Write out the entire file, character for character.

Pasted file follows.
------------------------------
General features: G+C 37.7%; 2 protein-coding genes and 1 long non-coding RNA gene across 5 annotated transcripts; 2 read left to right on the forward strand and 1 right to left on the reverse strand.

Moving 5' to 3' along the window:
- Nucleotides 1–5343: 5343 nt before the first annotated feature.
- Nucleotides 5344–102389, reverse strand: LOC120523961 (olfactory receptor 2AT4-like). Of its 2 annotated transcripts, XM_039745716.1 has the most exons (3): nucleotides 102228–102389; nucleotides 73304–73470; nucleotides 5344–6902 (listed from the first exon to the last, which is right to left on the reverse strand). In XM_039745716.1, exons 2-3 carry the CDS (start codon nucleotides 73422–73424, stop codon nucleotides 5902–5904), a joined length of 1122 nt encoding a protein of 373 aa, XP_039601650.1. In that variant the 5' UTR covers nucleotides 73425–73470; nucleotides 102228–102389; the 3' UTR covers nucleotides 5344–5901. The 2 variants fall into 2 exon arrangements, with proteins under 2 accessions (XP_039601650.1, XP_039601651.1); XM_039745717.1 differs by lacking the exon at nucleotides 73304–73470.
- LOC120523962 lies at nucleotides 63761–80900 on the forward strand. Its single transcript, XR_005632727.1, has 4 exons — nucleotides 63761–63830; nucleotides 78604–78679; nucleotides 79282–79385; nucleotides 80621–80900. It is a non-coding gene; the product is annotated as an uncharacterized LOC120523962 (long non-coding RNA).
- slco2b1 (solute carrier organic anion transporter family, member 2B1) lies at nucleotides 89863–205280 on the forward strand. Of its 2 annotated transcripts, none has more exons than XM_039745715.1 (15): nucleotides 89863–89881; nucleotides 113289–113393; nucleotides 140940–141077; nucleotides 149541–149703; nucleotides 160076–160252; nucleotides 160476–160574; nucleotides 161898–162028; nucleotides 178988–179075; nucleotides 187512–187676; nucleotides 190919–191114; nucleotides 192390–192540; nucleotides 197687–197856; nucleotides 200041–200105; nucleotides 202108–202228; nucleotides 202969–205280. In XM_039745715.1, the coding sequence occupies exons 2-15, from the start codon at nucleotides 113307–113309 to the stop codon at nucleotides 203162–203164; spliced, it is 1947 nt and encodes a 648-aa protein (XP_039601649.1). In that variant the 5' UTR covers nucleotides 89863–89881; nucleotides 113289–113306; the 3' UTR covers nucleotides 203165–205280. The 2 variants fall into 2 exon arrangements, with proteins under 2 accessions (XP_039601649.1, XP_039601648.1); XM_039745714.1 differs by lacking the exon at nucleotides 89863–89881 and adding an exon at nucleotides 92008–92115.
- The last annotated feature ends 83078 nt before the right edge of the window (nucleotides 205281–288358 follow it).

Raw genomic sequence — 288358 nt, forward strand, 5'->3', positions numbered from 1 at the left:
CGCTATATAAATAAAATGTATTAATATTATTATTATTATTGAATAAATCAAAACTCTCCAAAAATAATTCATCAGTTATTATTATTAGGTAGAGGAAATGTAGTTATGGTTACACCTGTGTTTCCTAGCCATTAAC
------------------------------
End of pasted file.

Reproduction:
General features: G+C 37.7%; 2 protein-coding genes and 1 long non-coding RNA gene across 5 annotated transcripts; 2 read left to right on the forward strand and 1 right to left on the reverse strand.

Moving 5' to 3' along the window:
- Nucleotides 1–5343: 5343 nt before the first annotated feature.
- Nucleotides 5344–102389, reverse strand: LOC120523961 (olfactory receptor 2AT4-like). Of its 2 annotated transcripts, XM_039745716.1 has the most exons (3): nucleotides 102228–102389; nucleotides 73304–73470; nucleotides 5344–6902 (listed from the first exon to the last, which is right to left on the reverse strand). In XM_039745716.1, exons 2-3 carry the CDS (start codon nucleotides 73422–73424, stop codon nucleotides 5902–5904), a joined length of 1122 nt encoding a protein of 373 aa, XP_039601650.1. In that variant the 5' UTR covers nucleotides 73425–73470; nucleotides 102228–102389; the 3' UTR covers nucleotides 5344–5901. The 2 variants fall into 2 exon arrangements, with proteins under 2 accessions (XP_039601650.1, XP_039601651.1); XM_039745717.1 differs by lacking the exon at nucleotides 73304–73470.
- LOC120523962 lies at nucleotides 63761–80900 on the forward strand. Its single transcript, XR_005632727.1, has 4 exons — nucleotides 63761–63830; nucleotides 78604–78679; nucleotides 79282–79385; nucleotides 80621–80900. It is a non-coding gene; the product is annotated as an uncharacterized LOC120523962 (long non-coding RNA).
- slco2b1 (solute carrier organic anion transporter family, member 2B1) lies at nucleotides 89863–205280 on the forward strand. Of its 2 annotated transcripts, none has more exons than XM_039745715.1 (15): nucleotides 89863–89881; nucleotides 113289–113393; nucleotides 140940–141077; nucleotides 149541–149703; nucleotides 160076–160252; nucleotides 160476–160574; nucleotides 161898–162028; nucleotides 178988–179075; nucleotides 187512–187676; nucleotides 190919–191114; nucleotides 192390–192540; nucleotides 197687–197856; nucleotides 200041–200105; nucleotides 202108–202228; nucleotides 202969–205280. In XM_039745715.1, the coding sequence occupies exons 2-15, from the start codon at nucleotides 113307–113309 to the stop codon at nucleotides 203162–203164; spliced, it is 1947 nt and encodes a 648-aa protein (XP_039601649.1). In that variant the 5' UTR covers nucleotides 89863–89881; nucleotides 113289–113306; the 3' UTR covers nucleotides 203165–205280. The 2 variants fall into 2 exon arrangements, with proteins under 2 accessions (XP_039601649.1, XP_039601648.1); XM_039745714.1 differs by lacking the exon at nucleotides 89863–89881 and adding an exon at nucleotides 92008–92115.
- The last annotated feature ends 83078 nt before the right edge of the window (nucleotides 205281–288358 follow it).

Raw genomic sequence — 288358 nt, forward strand, 5'->3', positions numbered from 1 at the left:
CGCTATATAAATAAAATGTATTAATATTATTATTATTATTGAATAAATCAAAACTCTCCAAAAATAATTCATCAGTTATTATTATTAGGTAGAGGAAATGTAGTTATGGTTACACCTGTGTTTCCTAGCCATTAAC